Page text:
Building a nest egg with ETFs has become easier thanks to an explosion of these offerings. Investors can buy Canadian or U.S.-listed exchange-traded funds for a registered retirement savings plan through a full-service or discount broker.
As the March 1 RRSP deadline nears, we asked four ETF experts for their top picks among these low-fee funds for conservative and aggressive investors.
John Gabriel, ETF strategist, Morningstar Inc.
iShares DEX HYBrid Bond (XHB-TSX)
This ETF, which charges a fee of 0.50 per cent, gives exposure to nearly 300 Canadian high-yield corporate bonds across different sectors, maturities and credit quality. "By reaching lower down in the credit-rating spectrum, the fund provides investors an opportunity to boost yield in a low interest rate environment," he said. It's better to own this ETF in an RRSP because distributions are otherwise taxed as income.
This ETF tracks high-dividend yielding, emerging markets stocks. "RRSPs are a great place to hold high-yielding foreign stocks since their dividends are taxed as ordinary income," Mr. Gabriel said. Emerging markets should continue to report better earnings and dividend growth compared with the developed world, he said. Since its 2007 launch, the ETF has gained an annualized 7 per cent versus 1 per cent for the MSCI Emerging Markets Index.
Deborah Frame, vice-president of investments, Cougar Global Investments
iShares S&P/TSX Equity Income (XEI-TSX)
This ETF, which yields about 4.7 per cent, tracks an index focused on Canadian securities that provide dividend income. Sixty per cent of the ETF is in financial and energy stocks. For individuals, it makes "makes sense" to own this ETF in an RRSP in the current low-interest rate environment, Ms. Frame said. The fund's fee of 0.62 per cent is higher than a bond ETF, but that is more than offset by the higher yield, she added.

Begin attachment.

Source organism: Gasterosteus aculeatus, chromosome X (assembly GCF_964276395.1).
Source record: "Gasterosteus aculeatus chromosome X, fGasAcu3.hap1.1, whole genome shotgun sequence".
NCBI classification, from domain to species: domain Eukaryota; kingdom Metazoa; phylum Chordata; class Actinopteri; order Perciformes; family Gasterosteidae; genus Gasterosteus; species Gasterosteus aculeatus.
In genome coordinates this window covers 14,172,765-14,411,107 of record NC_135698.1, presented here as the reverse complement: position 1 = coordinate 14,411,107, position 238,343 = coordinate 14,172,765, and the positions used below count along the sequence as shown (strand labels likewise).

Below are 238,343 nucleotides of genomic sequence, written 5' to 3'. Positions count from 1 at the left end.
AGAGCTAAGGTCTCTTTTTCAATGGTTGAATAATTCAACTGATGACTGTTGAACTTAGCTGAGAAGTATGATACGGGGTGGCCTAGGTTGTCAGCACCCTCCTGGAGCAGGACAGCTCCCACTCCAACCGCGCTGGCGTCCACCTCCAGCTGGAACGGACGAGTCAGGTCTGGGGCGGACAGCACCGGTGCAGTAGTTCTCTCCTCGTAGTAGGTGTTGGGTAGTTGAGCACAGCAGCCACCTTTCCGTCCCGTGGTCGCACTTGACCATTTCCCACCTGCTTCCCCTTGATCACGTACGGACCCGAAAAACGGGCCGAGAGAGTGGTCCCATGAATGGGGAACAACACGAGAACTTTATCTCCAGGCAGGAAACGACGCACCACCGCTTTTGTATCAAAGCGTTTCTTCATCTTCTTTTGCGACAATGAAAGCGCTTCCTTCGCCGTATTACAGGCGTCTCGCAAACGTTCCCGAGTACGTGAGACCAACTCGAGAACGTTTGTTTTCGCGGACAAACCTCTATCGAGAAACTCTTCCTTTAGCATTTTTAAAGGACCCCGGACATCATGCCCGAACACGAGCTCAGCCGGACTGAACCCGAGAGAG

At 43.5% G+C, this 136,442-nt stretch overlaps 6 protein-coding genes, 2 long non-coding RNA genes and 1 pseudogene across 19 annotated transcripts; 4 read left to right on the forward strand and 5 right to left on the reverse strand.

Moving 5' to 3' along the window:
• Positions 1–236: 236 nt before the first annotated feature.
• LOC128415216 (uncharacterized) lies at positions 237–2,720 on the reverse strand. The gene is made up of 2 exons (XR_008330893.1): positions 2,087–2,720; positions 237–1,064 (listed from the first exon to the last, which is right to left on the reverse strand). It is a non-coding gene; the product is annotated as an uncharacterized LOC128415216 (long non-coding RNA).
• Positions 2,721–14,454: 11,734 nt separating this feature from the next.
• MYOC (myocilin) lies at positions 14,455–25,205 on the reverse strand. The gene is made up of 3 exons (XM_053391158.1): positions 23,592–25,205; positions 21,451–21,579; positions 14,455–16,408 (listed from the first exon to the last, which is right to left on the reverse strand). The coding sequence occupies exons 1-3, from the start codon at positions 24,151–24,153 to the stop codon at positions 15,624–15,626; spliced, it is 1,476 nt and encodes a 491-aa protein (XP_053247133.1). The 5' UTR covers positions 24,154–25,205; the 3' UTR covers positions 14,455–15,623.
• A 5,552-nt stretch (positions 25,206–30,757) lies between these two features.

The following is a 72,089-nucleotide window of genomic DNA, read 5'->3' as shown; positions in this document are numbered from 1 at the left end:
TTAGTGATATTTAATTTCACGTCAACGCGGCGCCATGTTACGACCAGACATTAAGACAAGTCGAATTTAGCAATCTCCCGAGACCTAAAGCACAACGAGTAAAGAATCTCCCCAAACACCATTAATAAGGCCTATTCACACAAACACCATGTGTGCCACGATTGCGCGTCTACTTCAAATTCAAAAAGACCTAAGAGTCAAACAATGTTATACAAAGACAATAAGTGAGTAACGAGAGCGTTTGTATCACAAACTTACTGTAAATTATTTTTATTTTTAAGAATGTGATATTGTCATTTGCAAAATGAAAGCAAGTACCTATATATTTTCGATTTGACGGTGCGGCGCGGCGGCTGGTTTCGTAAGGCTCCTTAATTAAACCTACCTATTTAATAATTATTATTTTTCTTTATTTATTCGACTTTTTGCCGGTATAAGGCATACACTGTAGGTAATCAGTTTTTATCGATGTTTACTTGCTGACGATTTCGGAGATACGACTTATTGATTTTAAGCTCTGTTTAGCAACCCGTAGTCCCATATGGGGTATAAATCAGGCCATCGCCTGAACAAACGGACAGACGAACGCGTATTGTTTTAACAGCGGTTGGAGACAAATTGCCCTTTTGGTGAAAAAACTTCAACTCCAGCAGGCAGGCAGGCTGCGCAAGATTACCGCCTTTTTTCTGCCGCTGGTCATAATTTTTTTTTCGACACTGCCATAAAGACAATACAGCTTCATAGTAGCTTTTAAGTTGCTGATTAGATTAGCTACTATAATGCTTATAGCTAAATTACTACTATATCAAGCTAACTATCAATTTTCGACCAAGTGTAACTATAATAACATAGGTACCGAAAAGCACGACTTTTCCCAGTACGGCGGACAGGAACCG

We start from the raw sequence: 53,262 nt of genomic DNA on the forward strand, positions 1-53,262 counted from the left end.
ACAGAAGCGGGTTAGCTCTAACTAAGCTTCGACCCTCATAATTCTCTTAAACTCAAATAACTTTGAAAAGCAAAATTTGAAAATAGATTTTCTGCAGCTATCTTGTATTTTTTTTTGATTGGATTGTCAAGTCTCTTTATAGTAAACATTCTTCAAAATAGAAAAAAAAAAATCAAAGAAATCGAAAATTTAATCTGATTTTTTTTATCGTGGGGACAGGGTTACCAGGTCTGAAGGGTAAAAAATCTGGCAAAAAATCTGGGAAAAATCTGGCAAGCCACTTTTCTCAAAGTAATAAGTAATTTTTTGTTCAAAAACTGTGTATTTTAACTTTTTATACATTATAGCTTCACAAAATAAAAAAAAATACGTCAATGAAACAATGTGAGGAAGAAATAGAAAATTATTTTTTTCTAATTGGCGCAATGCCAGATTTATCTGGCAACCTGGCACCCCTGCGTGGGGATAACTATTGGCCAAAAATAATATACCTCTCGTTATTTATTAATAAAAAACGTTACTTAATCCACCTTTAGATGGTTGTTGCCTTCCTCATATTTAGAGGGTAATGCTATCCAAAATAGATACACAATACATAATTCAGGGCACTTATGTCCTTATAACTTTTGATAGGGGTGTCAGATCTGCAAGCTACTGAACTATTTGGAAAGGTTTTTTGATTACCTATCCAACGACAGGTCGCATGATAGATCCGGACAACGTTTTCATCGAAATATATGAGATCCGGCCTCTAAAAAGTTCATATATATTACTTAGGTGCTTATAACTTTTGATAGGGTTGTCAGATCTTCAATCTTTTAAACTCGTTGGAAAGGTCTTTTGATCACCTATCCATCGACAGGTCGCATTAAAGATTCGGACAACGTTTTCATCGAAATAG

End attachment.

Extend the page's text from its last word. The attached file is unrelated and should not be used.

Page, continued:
iShares MSCI Pacific ex-Japan (EPP-NYSE)
The ETF, which invests in stocks in Pacific Rim countries, will benefit from China's slowing, but still strong economy – while avoiding Japan's stagnant market. The fund is heavily weighted in Australia, with about a 63-per-cent exposure, as well as markets such as Hong Kong and Singapore, she said. The ETF's top holdings include names like BHP Billiton Ltd. and Commonwealth Bank of Australia.
Tyler Mordy, co-chief investment officer, Hahn Investment Stewards
BMO Equal Weight Utilities (ZUT-TSX)
This ETF tracks Canadian companies involved in power production, electric-utility generation, as well as oil and gas storage and transportation. Each name is weighted equally. "This ETF provides an attractive yield in a classically defensive sector," Mr. Mordy said. "We anticipate equity markets to be range-bound for some time so dividend yield will be an important source of total return, as it has been in recent years."
SPDR S&P Biotech (XBI-NYSE)
This ETF tracks an index tilted to U.S. small- to mid-cap biotechnology stocks. The sector will benefit from the need for improved health care by an aging population, and takeovers by large pharmaceutical companies to access developers of new drugs, he said. Multinationals will also see growing demand for drugs from emerging markets where health insurance will become more common, he added.
Pat Chiefalo, ETF analyst at National Bank Financial
BMO S&P/TSX Laddered Preferred Share (ZPR-TSX)
This ETF tracks an index that effectively creates an interest-rate ladder by following Canadian rate-reset preferred shares that are equally weighted in term "buckets." "It is structured to mitigate the potential effects of a rising rate environment," Mr. Chiefalo said. "This is a conservative dividend-paying ETF that has low-price volatility… It has an estimated 12-month yield of 4.4 per cent."
The ETF, which tracks about 100 dividend-paying stocks in developed markets outside of North America, has a lot of its exposure to Australia, Britain, France and Italy. The fund, which has a dividend yield of 5 per cent, provides a quarterly distribution, but there is potential for capital gains too, he said. The fund would work well in the foreign-content portion of an RRSP portfolio, he added.